Pure awesomeness: James Cameron and the Mariana Trench

I’m a movie fan and I certainly have enjoyed the work of James Cameron, but I’ve never thought of him as awesome. Of course Titanic was great. And, despite the storyline not being anything new, Avatar was visually spectacular (especially since I saw it in an IMAX). And I guess he’s done other stuff? I don’t know, but that’s what IMDB claims. Anyway, as far as I know, he’s a pretty good director. For that, I view him favorably. But for what he’s about to do I’ve already decided I view him as just fantastic:

In the coming weeks, the director of “Titanic” and “Avatar” will climb inside the Deepsea Challenger, a single-pilot submersible vehicle he helped design, and dive to the Challenger Deep, the lowest point in the Mariana Trench in the Pacific Ocean 200 miles southwest of Guam. Once he’s there he plans to spend six hours on the ocean floor collecting scientific samples and filming for a 3-D theatrical feature documentary that will also be broadcast on the National Geographic Channel.

This will be just the fourth time any man-made craft has gone that deep and just the second time any person will find themselves submerged so far. The first time people sunk to the bottom of the Mariana Trench was in 1960 when U.S. Navy Lieutenant Don Walsh and Jacques Piccard took on the challenge. Once they hit the bottom, they found they had disturbed some bottom-dwelling fish. This was incredible. Just a handful of decades earlier it was still thought that no life could exist below about 2,000 feet. The thinking was that no light could ever penetrate that deeply, so there would be no viable ecosystem that far down. The first trans-Atlantic communications cables to be pulled up for repairs, however, were found to be encrusted with barnacles. They had been laying about 2 miles beneath the surface.

Fast forward the better part of a century and we’ve discovered, with the movement of that bottom-dwelling fish and a few shrimp, that life can exist anywhere underwater. Just anywhere. But here’s the crazy thing: We have been able to send people to the bottom of the ocean for longer than we’ve been able to send them to the moon, yet we’ve visited the latter far more times than we’ve even seen the former, much less visited it. And isn’t that bizarre? Imagine we knew nothing of the flora and fauna of a place like California and in order to learn about it all we send a couple of non-scientists to take a quick glance at the first few forms of life they see. That’s a fair approximation of how much we know about the Mariana Trench. Don’t we want to know more about all the life that exists in this amazingly exotic locale?

I’m glad that not only is a human going to once again visit such an incredible place, but that this human happens to be a big-name celebrity. Who knows what this will do for deep-sea exploration, but at the very least it will get the attention of people who normally would never know anything about any of this. Education is fun. I can’t wait to read about the experience and see the video.

Thought of the day

I will never get old. I’ll age, sure. But I will never become old.

The military war on obesity

Now here’s a war I can support:

The Pentagon spends more than $1 billion a year on medical care relating to weight and obesity. And America’s growing weight problem means finding new troops fit enough to fight has never been more challenging.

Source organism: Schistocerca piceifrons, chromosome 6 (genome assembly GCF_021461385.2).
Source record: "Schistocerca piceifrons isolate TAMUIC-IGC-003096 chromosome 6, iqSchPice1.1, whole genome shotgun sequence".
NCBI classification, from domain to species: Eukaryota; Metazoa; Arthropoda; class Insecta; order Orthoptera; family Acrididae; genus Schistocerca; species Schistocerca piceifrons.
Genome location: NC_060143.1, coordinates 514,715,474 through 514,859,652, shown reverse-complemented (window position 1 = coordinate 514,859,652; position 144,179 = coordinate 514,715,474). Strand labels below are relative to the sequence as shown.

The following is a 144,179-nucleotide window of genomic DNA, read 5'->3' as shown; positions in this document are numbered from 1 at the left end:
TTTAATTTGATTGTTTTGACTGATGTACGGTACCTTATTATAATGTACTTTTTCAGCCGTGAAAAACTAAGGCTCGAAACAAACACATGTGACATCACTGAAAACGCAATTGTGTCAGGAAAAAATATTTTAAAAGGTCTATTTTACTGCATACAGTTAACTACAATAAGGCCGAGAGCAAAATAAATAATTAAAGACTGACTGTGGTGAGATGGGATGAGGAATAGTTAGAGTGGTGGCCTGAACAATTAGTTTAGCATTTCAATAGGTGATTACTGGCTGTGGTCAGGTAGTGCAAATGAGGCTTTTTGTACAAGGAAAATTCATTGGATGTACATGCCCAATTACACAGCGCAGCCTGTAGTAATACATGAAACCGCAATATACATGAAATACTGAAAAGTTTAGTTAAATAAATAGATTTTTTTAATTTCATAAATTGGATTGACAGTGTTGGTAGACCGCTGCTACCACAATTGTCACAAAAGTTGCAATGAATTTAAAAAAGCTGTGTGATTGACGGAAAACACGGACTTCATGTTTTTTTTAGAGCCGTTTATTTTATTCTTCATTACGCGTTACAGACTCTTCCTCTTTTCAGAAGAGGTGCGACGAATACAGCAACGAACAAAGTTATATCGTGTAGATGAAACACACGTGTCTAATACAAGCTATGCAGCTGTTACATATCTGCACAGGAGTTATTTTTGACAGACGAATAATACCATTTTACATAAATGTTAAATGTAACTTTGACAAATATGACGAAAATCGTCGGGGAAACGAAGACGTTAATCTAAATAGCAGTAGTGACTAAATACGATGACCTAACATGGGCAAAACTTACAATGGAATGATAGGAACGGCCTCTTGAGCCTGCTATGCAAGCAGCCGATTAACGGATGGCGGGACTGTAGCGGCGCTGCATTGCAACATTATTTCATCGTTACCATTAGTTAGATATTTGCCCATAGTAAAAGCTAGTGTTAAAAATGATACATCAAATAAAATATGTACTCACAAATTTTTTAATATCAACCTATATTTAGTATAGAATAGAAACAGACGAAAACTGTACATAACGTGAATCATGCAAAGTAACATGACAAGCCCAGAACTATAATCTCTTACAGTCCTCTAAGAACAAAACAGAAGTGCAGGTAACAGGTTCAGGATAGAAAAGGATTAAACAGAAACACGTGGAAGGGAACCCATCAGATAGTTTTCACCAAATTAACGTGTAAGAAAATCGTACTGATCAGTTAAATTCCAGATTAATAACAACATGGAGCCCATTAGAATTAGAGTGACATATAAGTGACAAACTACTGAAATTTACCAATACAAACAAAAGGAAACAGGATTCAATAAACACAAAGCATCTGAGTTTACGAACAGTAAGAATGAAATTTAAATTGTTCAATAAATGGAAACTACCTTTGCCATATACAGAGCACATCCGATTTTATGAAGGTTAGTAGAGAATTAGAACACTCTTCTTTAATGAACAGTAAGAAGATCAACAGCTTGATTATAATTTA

Army recruiter Sgt. Laura Peterson says America’s growing waistline is shrinking the pool of those qualified to serve.

“I’ve definitely seen the problem getting worse,” she said. “The population has gotten bigger. They don’t move as much.”

Among 17- to 24-year-olds, 27 percent are too overweight for military service. Over the past 50 years, the number of women considered ineligible due to weight has tripled, and the number of men has doubled, officials say.

Retired Rear Adm. James Barnett has said of obesity, “(It’s) not just a major health issue for our nation; it’s also become a national security issue.”

I was tickled pink when I first heard this story even though it was just a small piece I had caught in passing. Now that I’ve had the chance to read a full article, I’m even happier because of the big name they have involved:

And these days, it’s a battle the military is taking up. Teaming up with more than 300 of his colleagues, Barnett is fighting the war against obesity with a powerful ally: first lady Michelle Obama.

In February, Mrs. Obama announced sweeping changes to improve nutrition standards for 1.5 million troops and 1,100 military dining facilities across the country.

The Army now requires nutrition education as part of its basic training.

Barnett said, “When you talk about nutrition, you talk about healthy bodies, but you also talk about healthy minds. Nutrition affects strong bodies, strong minds. We need both.”

Military officials monitor soldiers to make sure they’re fit enough to fight on a consistent basis. Recruits who can’t keep the weight off may be kicked out of service.

As I’ve said in the past, I don’t inherently support the troops. I just can’t make myself become another mindless, ‘patriotic’ goof who falls for such obvious propaganda. But that doesn’t mean I don’t have a certain respect for service members. I recognize that there are many parts of the military that are physically demanding – I respect that. (In fact, I’ve always been interested in the idea of doing basic training merely for the sake of doing it.) I like and value fitness, so when presented with something which has always been associated with high physical rigor, how can I not appreciate it? Well, as it turns out, it’s pretty easy to not appreciate a mass of people who have became masses in their own, individual rights. A billion dollars a year? Come on.

Now excuse me while I actually leave for the gym right now.